GERMINATION After three years teaching and painting in southern Georgia following his MFA, Campbell returned to Athens. He soon found himself at a gathering of artists and writers on Ossabaw Island, another of Georgia's coastal pearls, where he showed slides of his work--"cattle auctions and foundries," he reminisces. "I kept apologizing for not being in New York yet," Campbell admits. After all, that's where every budding artist was supposed to be, wasn't it? But a wealthy Michigan patron who owned the island challenged him: "Why do you want to be in New York? Stay here and develop a vision!"
Photo: ©2001 Alan Campbell Studios
Campbell followed her advice, returning to the island to paint. In 1983 he joined the university's Sea Grant program, which hired an artist each year to raise public awareness of coastal issues. "I did paintings of marine research 100 miles offshore," he says. The experience "also made me aware of all the ways I've bumped up against science."
Campbell yearned for new ways to explore his interest in color and light. He'd seen pictures of icebergs in National Geographic magazine "and was blown away by the surreal imagery of an ice landscape bathed in eerie red light." When Sea Grant's director visited campus, he suggested Campbell contact Guy Guthridge, who manages the Office of Polar Programs at NSF. "Guy Guthridge is a visionary," affirms Campbell. "He convinced NSF to send artists to Antarctica." Picked to go to McMurdo Station in 1987, Campbell used the base to visit various research sites. The artist was so impressed he returned to the icy continent two more times, in 1989 and 1994. "I hope to go back again," he says.
Guthridge is pleased with Campbell's contribution. "His work is memorable because of his use of light. Light is an unusual aspect of the Antarctic because it's so low. Alan used it to good effect." The Antarctic paintings enriched Campbell's portfolio immensely--a catalog from a traveling exhibit is still available. The publicity also impressed Guthridge: "We're really pleased when the work we support gets out there," he says.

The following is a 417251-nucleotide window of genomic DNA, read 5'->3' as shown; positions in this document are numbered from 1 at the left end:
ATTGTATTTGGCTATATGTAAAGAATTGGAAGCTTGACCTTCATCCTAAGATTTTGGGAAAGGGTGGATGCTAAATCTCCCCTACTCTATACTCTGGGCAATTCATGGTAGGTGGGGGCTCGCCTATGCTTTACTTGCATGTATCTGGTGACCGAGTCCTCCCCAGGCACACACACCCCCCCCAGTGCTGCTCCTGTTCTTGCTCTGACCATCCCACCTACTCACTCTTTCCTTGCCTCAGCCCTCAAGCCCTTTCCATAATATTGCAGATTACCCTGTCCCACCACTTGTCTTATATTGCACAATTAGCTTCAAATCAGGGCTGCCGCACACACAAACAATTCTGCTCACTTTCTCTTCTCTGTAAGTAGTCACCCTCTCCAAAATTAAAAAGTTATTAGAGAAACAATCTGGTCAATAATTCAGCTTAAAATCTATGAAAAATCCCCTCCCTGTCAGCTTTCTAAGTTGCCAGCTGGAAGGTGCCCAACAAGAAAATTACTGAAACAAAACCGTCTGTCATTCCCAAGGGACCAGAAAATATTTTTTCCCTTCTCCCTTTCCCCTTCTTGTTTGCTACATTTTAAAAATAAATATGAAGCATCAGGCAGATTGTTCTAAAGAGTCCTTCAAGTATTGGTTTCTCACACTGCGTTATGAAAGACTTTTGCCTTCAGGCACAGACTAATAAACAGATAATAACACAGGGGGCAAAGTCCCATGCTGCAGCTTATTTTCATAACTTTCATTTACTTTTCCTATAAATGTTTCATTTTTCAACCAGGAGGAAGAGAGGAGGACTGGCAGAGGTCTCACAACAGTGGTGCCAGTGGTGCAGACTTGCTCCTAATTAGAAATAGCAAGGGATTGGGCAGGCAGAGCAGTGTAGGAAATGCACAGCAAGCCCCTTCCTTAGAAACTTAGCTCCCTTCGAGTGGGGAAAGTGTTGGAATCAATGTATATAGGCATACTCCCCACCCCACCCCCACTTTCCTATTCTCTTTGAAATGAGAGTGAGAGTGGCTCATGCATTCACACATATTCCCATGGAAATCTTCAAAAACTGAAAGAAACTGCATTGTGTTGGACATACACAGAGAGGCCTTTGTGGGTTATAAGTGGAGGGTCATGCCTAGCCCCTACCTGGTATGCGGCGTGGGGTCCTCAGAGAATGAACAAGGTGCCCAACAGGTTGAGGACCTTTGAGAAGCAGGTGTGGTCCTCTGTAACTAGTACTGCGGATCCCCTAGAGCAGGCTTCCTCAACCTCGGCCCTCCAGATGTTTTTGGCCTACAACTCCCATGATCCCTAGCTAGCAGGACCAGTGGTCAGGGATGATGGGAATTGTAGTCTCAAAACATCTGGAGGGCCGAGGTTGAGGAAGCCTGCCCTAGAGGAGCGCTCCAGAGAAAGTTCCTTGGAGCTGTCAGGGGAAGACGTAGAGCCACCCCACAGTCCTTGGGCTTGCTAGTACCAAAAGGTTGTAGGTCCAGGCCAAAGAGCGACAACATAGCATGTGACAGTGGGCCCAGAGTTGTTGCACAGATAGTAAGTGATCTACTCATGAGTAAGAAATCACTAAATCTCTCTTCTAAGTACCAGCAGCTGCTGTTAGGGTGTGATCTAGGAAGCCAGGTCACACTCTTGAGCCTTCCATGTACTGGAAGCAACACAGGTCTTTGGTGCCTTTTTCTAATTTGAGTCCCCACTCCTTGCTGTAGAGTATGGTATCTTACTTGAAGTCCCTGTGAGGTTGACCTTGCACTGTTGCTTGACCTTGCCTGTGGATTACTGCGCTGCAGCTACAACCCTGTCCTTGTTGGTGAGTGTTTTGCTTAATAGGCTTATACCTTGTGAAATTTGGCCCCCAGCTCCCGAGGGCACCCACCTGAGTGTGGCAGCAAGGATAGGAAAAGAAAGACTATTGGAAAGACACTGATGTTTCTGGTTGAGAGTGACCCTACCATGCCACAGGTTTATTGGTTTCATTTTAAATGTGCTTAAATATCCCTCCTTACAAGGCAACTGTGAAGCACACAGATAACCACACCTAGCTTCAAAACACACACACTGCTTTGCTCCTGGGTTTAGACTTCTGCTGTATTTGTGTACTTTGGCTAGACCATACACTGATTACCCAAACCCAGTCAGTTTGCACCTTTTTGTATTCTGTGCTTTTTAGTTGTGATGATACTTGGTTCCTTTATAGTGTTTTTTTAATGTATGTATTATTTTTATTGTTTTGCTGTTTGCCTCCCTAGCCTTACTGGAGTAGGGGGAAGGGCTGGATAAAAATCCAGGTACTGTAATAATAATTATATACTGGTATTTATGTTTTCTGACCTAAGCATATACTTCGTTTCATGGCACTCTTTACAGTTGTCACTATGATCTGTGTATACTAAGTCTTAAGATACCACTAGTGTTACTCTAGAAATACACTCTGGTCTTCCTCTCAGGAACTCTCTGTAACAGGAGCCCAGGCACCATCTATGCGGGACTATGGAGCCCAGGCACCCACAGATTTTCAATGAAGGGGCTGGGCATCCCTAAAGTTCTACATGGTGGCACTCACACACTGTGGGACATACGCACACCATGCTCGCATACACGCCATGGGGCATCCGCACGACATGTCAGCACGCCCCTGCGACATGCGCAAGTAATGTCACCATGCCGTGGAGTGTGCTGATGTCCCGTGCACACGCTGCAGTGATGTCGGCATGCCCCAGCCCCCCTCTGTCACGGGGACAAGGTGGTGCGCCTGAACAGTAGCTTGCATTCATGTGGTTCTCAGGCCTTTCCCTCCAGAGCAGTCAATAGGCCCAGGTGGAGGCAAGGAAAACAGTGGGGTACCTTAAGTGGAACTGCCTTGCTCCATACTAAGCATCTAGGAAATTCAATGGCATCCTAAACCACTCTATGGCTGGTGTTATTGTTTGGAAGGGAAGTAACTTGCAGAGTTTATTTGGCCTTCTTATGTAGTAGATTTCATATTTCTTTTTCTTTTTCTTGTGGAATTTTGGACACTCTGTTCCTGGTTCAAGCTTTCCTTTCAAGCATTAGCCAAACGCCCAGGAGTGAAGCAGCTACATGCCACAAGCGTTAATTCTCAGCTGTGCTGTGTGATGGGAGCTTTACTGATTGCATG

CAREER HEATS UP Not long after the Atlanta Olympics in 1996, Campbell "started thinking about adding a new dimension to my science/art interface. I began thinking about the tropics," he says. The idea didn't come out of the blue, though--Campbell had already been to Kenya and the Galapagos Islands. Friends urged him to work in the rain forest and Campbell liked the idea. When university scientists introduced him to campus visitor Gary Hartshorn, director of the Organization for Tropical Studies, "It was a quick sell. They sent me to La Selva and Las Cruces, ecological stations in Costa Rica," says Campbell. "I got on a plane in the morning in Atlanta, and by one o'clock in the afternoon I was standing in the rain forest," he muses.
Hartshorn says he was impressed when he first met Campbell and visited his studio--so much so that "we decided to create an artist-in-residence program. Alan was the first one." Campbell didn't disappoint. "We've displayed his work at fund-raising sessions," Hartshorn enthuses.
Reflecting on the contrast between the Antarctic and tropics, Campbell thinks the experience "was great." Says the artist, "It's harder working in the rain forest because of the humidity. You can't paint there." Campbell recorded images on film, drew and wrote in his sketchbook, then painted back in Athens.
Having traveled so much, Campbell might be tempted to take it easy now--fat chance. He's working on a book about Ossabaw Island in collaboration with writer James Kilgo and photographer Jack Leigh. Campbell is also exploring new digital methods to produce large prints of his work, some of which can be seen on his Web site: www.alancampbellstudios.com.
Some see science and art as separate, opposite pursuits. Poet John Keats even accused scientists like Isaac Newton of "unweaving the rainbow"--by analyzing nature, they ruin its magic. Nobel physicist Richard Feynman thought otherwise: knowing how a flower works--even the finest cellular processes--only enhances its beauty, the famed scientist maintained. Campbell agrees: "All the scientists I've met in the tropics and Antarctic are highly attuned to the arts. They welcomed me." Keats' comment reflects limitations of the artist, he thinks. "You can't be intimidated by knowledge. Was Leonardo wrong by being interested in science?"
Barry A. Palevitz (email@example.com) is a contributing editor.